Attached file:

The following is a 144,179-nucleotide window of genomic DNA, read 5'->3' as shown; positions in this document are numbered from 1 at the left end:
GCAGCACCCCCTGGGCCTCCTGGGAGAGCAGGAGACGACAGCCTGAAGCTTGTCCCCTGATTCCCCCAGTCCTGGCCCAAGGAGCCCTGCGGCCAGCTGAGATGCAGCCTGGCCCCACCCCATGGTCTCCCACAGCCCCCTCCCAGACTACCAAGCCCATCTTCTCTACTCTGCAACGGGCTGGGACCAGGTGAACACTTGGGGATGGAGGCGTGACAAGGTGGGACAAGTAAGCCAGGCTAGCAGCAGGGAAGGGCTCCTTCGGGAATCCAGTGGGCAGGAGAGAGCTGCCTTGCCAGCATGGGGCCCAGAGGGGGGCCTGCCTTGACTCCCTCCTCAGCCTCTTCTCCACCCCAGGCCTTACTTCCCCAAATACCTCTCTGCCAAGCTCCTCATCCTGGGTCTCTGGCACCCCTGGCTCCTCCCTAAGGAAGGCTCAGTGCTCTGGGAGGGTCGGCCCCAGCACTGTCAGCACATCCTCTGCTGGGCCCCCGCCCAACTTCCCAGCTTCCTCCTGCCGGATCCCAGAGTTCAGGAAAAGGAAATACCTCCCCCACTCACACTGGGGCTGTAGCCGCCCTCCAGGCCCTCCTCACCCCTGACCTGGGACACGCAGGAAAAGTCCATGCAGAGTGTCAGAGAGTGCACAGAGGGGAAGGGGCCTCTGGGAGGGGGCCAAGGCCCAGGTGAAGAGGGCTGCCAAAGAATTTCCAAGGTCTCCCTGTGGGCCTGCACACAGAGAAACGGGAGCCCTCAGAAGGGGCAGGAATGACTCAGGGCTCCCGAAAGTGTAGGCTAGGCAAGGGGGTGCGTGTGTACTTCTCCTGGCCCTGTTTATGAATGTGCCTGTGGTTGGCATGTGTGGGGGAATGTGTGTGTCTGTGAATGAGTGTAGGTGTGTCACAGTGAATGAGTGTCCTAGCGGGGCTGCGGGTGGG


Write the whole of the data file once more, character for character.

The following is a 144,179-nucleotide window of genomic DNA, read 5'->3' as shown; positions in this document are numbered from 1 at the left end:
GCAGCACCCCCTGGGCCTCCTGGGAGAGCAGGAGACGACAGCCTGAAGCTTGTCCCCTGATTCCCCCAGTCCTGGCCCAAGGAGCCCTGCGGCCAGCTGAGATGCAGCCTGGCCCCACCCCATGGTCTCCCACAGCCCCCTCCCAGACTACCAAGCCCATCTTCTCTACTCTGCAACGGGCTGGGACCAGGTGAACACTTGGGGATGGAGGCGTGACAAGGTGGGACAAGTAAGCCAGGCTAGCAGCAGGGAAGGGCTCCTTCGGGAATCCAGTGGGCAGGAGAGAGCTGCCTTGCCAGCATGGGGCCCAGAGGGGGGCCTGCCTTGACTCCCTCCTCAGCCTCTTCTCCACCCCAGGCCTTACTTCCCCAAATACCTCTCTGCCAAGCTCCTCATCCTGGGTCTCTGGCACCCCTGGCTCCTCCCTAAGGAAGGCTCAGTGCTCTGGGAGGGTCGGCCCCAGCACTGTCAGCACATCCTCTGCTGGGCCCCCGCCCAACTTCCCAGCTTCCTCCTGCCGGATCCCAGAGTTCAGGAAAAGGAAATACCTCCCCCACTCACACTGGGGCTGTAGCCGCCCTCCAGGCCCTCCTCACCCCTGACCTGGGACACGCAGGAAAAGTCCATGCAGAGTGTCAGAGAGTGCACAGAGGGGAAGGGGCCTCTGGGAGGGGGCCAAGGCCCAGGTGAAGAGGGCTGCCAAAGAATTTCCAAGGTCTCCCTGTGGGCCTGCACACAGAGAAACGGGAGCCCTCAGAAGGGGCAGGAATGACTCAGGGCTCCCGAAAGTGTAGGCTAGGCAAGGGGGTGCGTGTGTACTTCTCCTGGCCCTGTTTATGAATGTGCCTGTGGTTGGCATGTGTGGGGGAATGTGTGTGTCTGTGAATGAGTGTAGGTGTGTCACAGTGAATGAGTGTCCTAGCGGGGCTGCGGGTGGG